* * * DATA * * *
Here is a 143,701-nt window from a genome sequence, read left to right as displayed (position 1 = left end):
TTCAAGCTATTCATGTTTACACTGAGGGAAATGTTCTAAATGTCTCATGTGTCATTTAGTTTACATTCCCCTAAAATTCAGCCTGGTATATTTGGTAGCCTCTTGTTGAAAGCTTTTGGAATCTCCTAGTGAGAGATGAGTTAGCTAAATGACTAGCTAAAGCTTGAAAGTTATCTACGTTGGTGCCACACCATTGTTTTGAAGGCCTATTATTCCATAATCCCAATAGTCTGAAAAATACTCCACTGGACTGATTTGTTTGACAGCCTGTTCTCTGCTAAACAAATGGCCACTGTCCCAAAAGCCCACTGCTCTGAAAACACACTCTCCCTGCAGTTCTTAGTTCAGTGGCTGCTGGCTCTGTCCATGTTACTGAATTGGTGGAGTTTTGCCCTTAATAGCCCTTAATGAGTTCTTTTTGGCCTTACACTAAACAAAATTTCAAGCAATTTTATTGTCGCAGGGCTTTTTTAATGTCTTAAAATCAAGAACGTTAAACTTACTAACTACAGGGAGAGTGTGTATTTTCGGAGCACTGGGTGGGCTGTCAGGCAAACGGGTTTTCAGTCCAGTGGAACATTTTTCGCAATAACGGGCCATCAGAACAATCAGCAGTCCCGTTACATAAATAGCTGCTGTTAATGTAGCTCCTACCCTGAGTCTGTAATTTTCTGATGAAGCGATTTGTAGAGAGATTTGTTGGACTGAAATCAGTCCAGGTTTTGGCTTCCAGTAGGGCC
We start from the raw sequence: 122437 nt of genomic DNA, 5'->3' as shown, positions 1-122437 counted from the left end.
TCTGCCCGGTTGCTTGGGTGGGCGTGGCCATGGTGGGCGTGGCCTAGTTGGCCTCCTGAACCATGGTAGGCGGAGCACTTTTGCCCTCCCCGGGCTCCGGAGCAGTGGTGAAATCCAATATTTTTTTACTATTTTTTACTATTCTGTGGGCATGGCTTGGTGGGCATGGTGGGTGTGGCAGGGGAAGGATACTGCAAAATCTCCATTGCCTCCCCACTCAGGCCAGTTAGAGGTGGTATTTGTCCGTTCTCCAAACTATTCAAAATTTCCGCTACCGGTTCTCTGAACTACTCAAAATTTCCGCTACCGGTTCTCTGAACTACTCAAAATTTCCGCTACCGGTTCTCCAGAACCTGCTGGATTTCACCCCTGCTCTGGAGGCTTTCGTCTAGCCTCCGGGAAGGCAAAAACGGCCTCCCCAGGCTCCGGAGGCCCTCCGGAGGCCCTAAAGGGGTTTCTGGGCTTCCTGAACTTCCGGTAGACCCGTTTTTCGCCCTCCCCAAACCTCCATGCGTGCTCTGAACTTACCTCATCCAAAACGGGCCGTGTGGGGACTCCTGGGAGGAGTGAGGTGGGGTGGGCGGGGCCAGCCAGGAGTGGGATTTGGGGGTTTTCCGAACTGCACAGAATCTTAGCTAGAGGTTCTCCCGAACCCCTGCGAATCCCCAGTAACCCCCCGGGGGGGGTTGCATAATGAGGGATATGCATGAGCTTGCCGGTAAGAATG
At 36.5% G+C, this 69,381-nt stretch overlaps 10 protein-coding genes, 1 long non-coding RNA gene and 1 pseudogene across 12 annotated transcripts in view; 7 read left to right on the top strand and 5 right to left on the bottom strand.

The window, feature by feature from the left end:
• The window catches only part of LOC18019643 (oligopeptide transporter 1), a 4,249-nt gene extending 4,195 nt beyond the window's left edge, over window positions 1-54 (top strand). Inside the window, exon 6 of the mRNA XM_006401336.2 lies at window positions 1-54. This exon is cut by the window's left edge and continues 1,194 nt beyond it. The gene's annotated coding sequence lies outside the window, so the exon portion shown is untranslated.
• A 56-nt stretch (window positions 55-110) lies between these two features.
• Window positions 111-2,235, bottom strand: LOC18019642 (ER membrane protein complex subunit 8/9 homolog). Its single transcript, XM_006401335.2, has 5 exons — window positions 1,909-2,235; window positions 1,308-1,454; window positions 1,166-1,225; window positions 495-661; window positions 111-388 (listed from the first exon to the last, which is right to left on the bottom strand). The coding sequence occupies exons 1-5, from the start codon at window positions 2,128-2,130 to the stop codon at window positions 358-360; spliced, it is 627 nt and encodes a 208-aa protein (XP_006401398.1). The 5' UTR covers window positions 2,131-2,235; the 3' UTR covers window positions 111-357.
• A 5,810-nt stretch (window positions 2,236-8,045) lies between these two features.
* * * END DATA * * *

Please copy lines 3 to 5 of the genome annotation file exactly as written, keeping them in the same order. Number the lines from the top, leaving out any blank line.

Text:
We start from the raw sequence: 122437 nt of genomic DNA, 5'->3' as shown, positions 1-122437 counted from the left end.
TCTGCCCGGTTGCTTGGGTGGGCGTGGCCATGGTGGGCGTGGCCTAGTTGGCCTCCTGAACCATGGTAGGCGGAGCACTTTTGCCCTCCCCGGGCTCCGGAGCAGTGGTGAAATCCAATATTTTTTTACTATTTTTTACTATTCTGTGGGCATGGCTTGGTGGGCATGGTGGGTGTGGCAGGGGAAGGATACTGCAAAATCTCCATTGCCTCCCCACTCAGGCCAGTTAGAGGTGGTATTTGTCCGTTCTCCAAACTATTCAAAATTTCCGCTACCGGTTCTCTGAACTACTCAAAATTTCCGCTACCGGTTCTCTGAACTACTCAAAATTTCCGCTACCGGTTCTCCAGAACCTGCTGGATTTCACCCCTGCTCTGGAGGCTTTCGTCTAGCCTCCGGGAAGGCAAAAACGGCCTCCCCAGGCTCCGGAGGCCCTCCGGAGGCCCTAAAGGGGTTTCTGGGCTTCCTGAACTTCCGGTAGACCCGTTTTTCGCCCTCCCCAAACCTCCATGCGTGCTCTGAACTTACCTCATCCAAAACGGGCCGTGTGGGGACTCCTGGGAGGAGTGAGGTGGGGTGGGCGGGGCCAGCCAGGAGTGGGATTTGGGGGTTTTCCGAACTGCACAGAATCTTAGCTAGAGGTTCTCCCGAACCCCTGCGAATCCCCAGTAACCCCCCGGGGGGGGTTGCATAATGAGGGATATGCATGAGCTTGCCGGTAAGAATG
At 36.5% G+C, this 69,381-nt stretch overlaps 10 protein-coding genes, 1 long non-coding RNA gene and 1 pseudogene across 12 annotated transcripts in view; 7 read left to right on the top strand and 5 right to left on the bottom strand.